Light in the Dungeon

Let us treat the seemingly ordinary people with whom we associate as sons and daughters of God.

Deep in the labyrinth of the BYU LaVell Edwards Stadium is a room called the “dungeon”, where food vendors go to deposit their cash at the end of each football game. The dungeon lies behind a series of guarded doors, and it is not a beautiful room. Dim fluorescent lights line the ceiling, the walls are made of stone, and wires are strung haphazardly to connect the outdated computers. My job as a concessions worker includes the responsibility to help these vendors reconcile their accounts in the dungeon before they go home.

One of my coworkers is a pleasant young lady named Karisa. When I first met Karisa a few weeks ago, I thought she was nice, but she seemed pretty ordinary and I mostly kept to myself and focused on my work.

At this last football game of the season, I took my place at the computer next to hers. With a few minutes before the vendors were to arrive, she asked me how my weekend had been, and we began to talk. After some conversation, I learned that she had previously served a service mission on Temple Square as an administrative assistant to the Brethren. In addition, after her mission was over, she had taken at job in the Church Office Building helping manage finances for the construction of temples. She remarked that she remembered when they had worked on the Ft. Lauderdale temple, which I had visited a few years ago during its open house.

I was amazed that at 1 am in the morning, in a dismal brick room of gloomy lights and chaotic cords, I had come across an amazing human being who had accomplished so many things after only 23 years of life. I had never even imagined that this seemingly normal young lady, working as a simple concessions clerk, would have associated daily with the highest leaders of the church. What impressed me the most, however, was that Karisa spoke of her experiences in all humility, never boasting about her service.

While most of us will never have the blessing of associating personally with the prophet and apostles, I believe that many of us will have the chance to take part in marvelous things of great significance. We would do well to be like Karisa and acknowledge these opportunities as blessings sent from God, instead of accomplishments wrought by our own merits.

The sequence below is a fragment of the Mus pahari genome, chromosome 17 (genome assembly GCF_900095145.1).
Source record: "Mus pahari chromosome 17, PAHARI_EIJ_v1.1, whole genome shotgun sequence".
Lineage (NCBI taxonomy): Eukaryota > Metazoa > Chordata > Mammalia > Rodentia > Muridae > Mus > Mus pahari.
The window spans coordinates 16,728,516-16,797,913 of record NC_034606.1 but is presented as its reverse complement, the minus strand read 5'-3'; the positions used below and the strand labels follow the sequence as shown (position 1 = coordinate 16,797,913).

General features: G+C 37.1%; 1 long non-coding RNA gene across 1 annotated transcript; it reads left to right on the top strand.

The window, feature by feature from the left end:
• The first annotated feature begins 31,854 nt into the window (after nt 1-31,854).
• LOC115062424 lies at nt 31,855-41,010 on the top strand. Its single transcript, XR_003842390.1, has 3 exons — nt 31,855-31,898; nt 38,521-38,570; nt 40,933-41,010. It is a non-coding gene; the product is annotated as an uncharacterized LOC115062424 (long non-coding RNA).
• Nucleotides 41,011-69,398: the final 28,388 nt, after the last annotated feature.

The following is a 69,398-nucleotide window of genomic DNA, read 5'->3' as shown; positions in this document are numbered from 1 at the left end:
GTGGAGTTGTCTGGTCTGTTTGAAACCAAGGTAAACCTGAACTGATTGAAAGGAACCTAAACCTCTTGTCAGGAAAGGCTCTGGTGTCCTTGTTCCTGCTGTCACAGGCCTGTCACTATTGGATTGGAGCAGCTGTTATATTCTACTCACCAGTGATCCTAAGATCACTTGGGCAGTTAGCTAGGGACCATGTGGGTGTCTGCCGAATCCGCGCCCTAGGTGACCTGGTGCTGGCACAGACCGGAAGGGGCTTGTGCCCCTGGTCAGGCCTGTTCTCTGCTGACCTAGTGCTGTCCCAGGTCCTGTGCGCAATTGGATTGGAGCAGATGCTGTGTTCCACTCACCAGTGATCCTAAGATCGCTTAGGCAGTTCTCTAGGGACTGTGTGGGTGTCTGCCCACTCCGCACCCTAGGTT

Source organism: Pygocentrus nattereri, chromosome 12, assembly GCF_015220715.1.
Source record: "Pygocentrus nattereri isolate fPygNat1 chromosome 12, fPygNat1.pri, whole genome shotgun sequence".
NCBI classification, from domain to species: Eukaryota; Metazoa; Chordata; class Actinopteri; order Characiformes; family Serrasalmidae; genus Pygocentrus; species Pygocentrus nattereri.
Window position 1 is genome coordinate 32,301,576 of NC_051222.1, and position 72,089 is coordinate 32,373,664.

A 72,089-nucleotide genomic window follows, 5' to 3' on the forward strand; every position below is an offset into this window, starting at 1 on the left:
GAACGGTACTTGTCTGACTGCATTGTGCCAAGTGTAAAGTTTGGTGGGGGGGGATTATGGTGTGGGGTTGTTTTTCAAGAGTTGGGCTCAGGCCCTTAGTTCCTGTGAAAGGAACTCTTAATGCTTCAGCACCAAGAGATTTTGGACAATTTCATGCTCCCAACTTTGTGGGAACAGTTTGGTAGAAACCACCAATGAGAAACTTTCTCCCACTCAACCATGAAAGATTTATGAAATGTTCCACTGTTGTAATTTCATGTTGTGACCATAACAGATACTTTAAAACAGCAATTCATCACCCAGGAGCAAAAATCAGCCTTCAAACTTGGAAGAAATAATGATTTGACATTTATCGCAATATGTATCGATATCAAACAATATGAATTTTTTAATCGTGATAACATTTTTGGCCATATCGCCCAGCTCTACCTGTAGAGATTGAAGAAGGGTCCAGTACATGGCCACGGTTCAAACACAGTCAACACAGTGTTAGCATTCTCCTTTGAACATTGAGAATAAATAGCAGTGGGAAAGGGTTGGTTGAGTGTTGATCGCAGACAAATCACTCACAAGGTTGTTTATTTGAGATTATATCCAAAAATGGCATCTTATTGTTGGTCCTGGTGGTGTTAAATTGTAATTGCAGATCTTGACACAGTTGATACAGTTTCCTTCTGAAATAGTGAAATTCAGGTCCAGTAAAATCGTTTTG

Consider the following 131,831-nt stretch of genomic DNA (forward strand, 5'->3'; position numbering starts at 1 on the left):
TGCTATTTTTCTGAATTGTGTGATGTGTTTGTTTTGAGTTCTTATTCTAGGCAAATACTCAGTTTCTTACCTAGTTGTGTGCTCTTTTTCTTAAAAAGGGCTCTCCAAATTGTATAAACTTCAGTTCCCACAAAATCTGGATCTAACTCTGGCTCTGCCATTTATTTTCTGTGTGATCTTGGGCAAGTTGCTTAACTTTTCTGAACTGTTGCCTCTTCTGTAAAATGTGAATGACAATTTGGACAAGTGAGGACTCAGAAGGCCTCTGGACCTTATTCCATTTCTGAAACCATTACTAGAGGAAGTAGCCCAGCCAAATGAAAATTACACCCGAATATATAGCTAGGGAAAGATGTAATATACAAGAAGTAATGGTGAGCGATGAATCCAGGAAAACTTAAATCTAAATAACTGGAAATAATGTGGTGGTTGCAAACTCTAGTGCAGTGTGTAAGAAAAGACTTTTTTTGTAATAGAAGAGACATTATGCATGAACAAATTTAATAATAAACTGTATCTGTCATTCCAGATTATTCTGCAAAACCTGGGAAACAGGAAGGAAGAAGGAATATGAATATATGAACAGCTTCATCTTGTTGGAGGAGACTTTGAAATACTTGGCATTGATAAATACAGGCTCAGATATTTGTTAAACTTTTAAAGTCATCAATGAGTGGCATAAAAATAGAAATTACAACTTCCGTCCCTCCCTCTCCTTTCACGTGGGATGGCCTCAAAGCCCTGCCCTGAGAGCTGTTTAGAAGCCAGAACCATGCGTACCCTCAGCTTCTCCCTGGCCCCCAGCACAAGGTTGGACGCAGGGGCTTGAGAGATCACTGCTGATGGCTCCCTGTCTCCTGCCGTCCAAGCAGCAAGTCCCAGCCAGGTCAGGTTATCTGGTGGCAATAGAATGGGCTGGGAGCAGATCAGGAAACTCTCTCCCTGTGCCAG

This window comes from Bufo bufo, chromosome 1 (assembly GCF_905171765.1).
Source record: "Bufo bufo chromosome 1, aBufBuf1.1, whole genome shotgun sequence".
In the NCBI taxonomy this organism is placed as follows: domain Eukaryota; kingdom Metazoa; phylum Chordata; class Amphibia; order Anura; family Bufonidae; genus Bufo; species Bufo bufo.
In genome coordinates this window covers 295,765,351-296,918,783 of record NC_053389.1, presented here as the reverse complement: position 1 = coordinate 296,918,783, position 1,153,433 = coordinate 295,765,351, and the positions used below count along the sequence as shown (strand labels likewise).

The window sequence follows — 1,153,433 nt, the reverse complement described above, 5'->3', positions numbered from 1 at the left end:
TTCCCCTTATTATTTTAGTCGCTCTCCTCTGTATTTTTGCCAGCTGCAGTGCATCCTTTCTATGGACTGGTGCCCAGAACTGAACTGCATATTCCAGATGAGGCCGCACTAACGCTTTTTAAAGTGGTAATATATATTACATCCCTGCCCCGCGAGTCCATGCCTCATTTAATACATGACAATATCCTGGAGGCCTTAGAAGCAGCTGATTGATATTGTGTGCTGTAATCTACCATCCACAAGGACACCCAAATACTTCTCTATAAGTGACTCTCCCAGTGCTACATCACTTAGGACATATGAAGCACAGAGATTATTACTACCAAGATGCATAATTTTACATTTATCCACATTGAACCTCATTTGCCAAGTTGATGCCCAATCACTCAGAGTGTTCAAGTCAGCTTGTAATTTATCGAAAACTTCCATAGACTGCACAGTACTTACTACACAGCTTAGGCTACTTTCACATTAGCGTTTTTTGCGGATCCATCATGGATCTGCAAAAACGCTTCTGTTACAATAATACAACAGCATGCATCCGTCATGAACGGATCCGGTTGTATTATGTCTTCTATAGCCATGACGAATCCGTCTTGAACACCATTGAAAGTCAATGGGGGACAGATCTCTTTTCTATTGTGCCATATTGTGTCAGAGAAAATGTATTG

“Which of you by taking thought can add one cubit unto his stature?” (3 Nephi 13:27)

The Savior, when a rich young ruler referred to him as “Good Master”, responded, “Why callest thou me good? there is none good but one, that is, God” (Matthew 19:16-17). And when others praised Him for His miracles, He probably humbly replied, “The Son can do nothing of himself, but what he seeth the Father do” (John 5:19).

Let us follow the example of humility set forth by Jesus Christ. Furthermore, let us treat the seemingly ordinary people with whom we associate as sons and daughters of God.

It is a serious thing to live in a society of possible gods and goddesses, to remember that the dullest and most uninteresting person you can talk to may one day be a creature which, if you saw it now, you would be strongly tempted to worship… It is in the light of these overwhelming possibilities, it is with the awe and the circumspection proper to them, that we should conduct all our dealings with one another… There are no ordinary people. You have never talked to a mere mortal… Next to the Blessed Sacrament itself, your neighbor is the holiest object presented to your senses.
(C. S. Lewis)

As we begin to see our brothers and sisters as miraculous children of a Heavenly King, we will have the capacity to love more fully and we will be filled with appreciation for the beauty of all of God’s creations.

Cristian Torres

Leave a Reply

Your email address will not be published. Required fields are marked *